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[Focus] Daewoo irregularities

Posted February. 04, 2001 17:21,   


The prosecution¡¯s investigation of falsified financial records compiled by officials of the bankrupt Group provide a much clearer picture of the wrongdoing committed by the conglomerate¡¯s management.

The misdeeds started at the British Finance Center (BFC), established in Britain by former chairman Kim Woo-Choong, and ended with the injection of astronomical amounts of public funds. Despite Kim¡¯s much-touted motto of "global management,¡¯¡¯ his company accomplished little more than causing enormous losses to people around the world.

BFC was a secret fund management organization Kim set up in London in 1981 with a total of 30 accounts, including those at Chase Manhattan Bank in the British capital.

Kim borrowed money from foreign banking institutions, deposited it into BFC accounts and invested it in overseas projects such as the construction of automobile plants. In the early going, he saw good results from his "globalization strategies¡¯¡¯ by continuously investing in Daewoo¡¯s overseas corporate bodies and capitalizing on good terms such as low interest rates and long-term repayment schedules. Prosecutors admitted that Kim probably did not set up the BFC with the intention of committing fraud.

However, Daewoo¡¯s debts began to snowball due to a slump in overseas projects after 1995-1996, which resulted in a vicious circle of borrowing money to repay debts. Loans Daewoo obtained abroad during 1997-1999 amounted to more than 20 trillion won.

The currency crisis erupted in Korea in late 1997 and foreign creditor banks began pressing Daewoo to pay off its debts, which only led the conglomerate to obtain further loans. Kim diverted his assets abroad or failed to bring in the money he earned on exports.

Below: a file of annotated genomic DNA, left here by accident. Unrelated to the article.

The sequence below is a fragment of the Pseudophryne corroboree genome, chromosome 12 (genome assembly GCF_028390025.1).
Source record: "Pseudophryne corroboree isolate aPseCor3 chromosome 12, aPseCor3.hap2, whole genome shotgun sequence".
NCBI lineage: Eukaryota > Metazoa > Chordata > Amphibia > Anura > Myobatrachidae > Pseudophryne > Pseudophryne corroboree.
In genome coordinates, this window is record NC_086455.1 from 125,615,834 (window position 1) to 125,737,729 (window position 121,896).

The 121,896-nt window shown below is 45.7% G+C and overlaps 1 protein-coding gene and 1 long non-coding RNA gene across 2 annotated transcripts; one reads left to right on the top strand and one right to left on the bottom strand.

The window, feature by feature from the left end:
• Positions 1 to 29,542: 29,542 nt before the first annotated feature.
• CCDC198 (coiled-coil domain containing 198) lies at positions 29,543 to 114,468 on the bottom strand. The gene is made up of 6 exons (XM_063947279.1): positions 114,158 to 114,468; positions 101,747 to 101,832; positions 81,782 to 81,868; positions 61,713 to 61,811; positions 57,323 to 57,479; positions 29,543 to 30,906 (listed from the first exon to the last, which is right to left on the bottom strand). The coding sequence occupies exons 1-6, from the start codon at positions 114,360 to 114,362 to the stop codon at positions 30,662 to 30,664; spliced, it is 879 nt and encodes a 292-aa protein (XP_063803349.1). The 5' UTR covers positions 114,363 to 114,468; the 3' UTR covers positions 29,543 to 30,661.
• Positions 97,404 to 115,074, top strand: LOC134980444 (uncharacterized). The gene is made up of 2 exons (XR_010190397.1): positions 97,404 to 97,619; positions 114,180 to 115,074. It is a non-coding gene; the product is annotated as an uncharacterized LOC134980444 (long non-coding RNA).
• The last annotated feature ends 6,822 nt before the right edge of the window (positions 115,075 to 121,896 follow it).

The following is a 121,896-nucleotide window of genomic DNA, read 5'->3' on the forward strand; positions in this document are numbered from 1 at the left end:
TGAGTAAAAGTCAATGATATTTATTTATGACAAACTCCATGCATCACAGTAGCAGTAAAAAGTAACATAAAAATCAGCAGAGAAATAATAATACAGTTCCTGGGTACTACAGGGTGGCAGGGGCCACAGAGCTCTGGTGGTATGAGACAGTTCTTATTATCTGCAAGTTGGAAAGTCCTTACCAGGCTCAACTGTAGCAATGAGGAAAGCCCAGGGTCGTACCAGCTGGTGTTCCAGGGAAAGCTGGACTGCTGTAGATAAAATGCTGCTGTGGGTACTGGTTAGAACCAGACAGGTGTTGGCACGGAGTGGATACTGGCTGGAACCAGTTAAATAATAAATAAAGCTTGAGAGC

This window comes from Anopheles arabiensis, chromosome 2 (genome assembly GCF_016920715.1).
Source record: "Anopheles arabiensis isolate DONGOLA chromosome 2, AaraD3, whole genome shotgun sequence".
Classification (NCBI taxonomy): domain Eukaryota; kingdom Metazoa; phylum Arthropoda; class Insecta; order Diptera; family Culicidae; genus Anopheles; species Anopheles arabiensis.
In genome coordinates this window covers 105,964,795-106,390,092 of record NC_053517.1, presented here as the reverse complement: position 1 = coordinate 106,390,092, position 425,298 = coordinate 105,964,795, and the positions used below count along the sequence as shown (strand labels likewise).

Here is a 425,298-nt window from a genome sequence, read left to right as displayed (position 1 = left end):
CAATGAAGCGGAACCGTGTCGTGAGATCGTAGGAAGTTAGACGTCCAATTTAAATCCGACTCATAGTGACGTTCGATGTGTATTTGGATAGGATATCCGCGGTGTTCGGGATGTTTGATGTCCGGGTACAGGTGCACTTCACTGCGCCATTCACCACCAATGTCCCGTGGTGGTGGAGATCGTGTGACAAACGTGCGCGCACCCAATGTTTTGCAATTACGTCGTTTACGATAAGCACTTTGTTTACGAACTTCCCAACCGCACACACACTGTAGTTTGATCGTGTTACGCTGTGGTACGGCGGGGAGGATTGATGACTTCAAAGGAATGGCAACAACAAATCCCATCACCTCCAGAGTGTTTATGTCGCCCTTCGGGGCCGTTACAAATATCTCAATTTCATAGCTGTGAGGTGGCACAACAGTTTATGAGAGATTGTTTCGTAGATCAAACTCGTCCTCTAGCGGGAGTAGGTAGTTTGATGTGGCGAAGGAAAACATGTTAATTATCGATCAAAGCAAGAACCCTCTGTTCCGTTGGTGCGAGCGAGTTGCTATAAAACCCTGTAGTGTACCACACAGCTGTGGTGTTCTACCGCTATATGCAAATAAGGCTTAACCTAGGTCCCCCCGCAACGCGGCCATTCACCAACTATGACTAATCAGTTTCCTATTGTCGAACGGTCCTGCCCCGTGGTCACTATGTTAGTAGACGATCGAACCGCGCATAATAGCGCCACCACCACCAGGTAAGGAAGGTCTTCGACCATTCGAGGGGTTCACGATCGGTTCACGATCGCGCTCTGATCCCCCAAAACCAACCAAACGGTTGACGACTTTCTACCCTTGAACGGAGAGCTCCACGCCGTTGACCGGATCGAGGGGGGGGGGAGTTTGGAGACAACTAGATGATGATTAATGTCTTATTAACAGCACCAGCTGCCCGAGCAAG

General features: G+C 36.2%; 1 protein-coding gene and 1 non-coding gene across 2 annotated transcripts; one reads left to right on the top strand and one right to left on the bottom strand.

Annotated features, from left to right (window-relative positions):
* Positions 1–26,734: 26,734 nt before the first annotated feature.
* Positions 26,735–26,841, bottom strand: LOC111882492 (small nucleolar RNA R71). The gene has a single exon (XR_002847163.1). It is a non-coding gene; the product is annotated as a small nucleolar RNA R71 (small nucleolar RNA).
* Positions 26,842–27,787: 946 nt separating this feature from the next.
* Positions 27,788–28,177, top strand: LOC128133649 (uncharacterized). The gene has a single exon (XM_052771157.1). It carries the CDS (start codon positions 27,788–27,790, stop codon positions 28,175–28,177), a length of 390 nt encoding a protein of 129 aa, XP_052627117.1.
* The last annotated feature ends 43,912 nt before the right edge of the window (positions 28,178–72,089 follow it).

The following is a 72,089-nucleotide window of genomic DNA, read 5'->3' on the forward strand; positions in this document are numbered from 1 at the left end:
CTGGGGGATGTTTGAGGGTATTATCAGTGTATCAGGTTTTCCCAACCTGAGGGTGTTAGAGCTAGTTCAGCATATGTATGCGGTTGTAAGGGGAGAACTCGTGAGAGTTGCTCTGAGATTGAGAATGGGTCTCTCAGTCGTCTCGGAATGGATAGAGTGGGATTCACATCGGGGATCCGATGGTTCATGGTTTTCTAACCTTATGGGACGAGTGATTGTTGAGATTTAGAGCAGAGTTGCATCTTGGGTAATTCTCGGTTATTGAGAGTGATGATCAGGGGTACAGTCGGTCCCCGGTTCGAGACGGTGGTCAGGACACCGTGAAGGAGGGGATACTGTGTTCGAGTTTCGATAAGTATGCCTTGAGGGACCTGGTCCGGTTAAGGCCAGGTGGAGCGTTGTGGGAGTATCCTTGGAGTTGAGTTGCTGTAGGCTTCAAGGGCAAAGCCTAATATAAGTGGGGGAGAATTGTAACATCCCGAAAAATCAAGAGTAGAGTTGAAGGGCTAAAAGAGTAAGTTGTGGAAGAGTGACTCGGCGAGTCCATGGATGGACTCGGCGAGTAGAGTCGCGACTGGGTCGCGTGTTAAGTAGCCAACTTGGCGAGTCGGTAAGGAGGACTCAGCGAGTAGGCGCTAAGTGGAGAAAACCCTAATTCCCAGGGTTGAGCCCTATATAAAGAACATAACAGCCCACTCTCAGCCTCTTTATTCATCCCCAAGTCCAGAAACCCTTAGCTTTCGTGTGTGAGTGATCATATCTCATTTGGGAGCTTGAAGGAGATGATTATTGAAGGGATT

He allegedly had close aides like Chang Byung-Joo, president of Daewoo Corp., fabricate documents to show that imported goods were paid for, and sent $2.6 billion to the BFC between October 1997 and July 1999. He also did not bring in $1.5 billion Daewoo received as payment for exports. In the process, Kim entrusted only four or five of his close aides with the responsibility of managing the funds, while he took charge of important funds and the creation of slush funds himself, sources at the prosecution said.

The diversion of domestic funds to overseas locations was a direct cause of the insolvency of Daewoo subsidiaries. The group issued corporate bonds and company bonds by fabricating entries in account books in order to prevent its affiliates from going bankrupt.

Daewoo¡¯s company bonds were taken over mainly by trust and investment firms, resulting in their insolvency. This acted as a scourge on the overall economy and forced the government to inject more than 20 trillion won in public funds into the group.

Prosecutors have evidence showing that Kim created substantial slush funds in the course of sending funds illegally through the BFC, sources said.

But a full-fledged investigation of these allegations will be difficult. Kim, the key figure in the transactions, is apparently in hiding overseas and Daewoo officials claim that he is the only one who knows how the money was used.

Therefore, the investigation of Daewoo Groups¡¯ suspected wrongdoing will remain focused for the time being on the slush funds assembled by the presidents of Daewoo subsidiaries.

Lee Soo-Hyung sooh@donga.com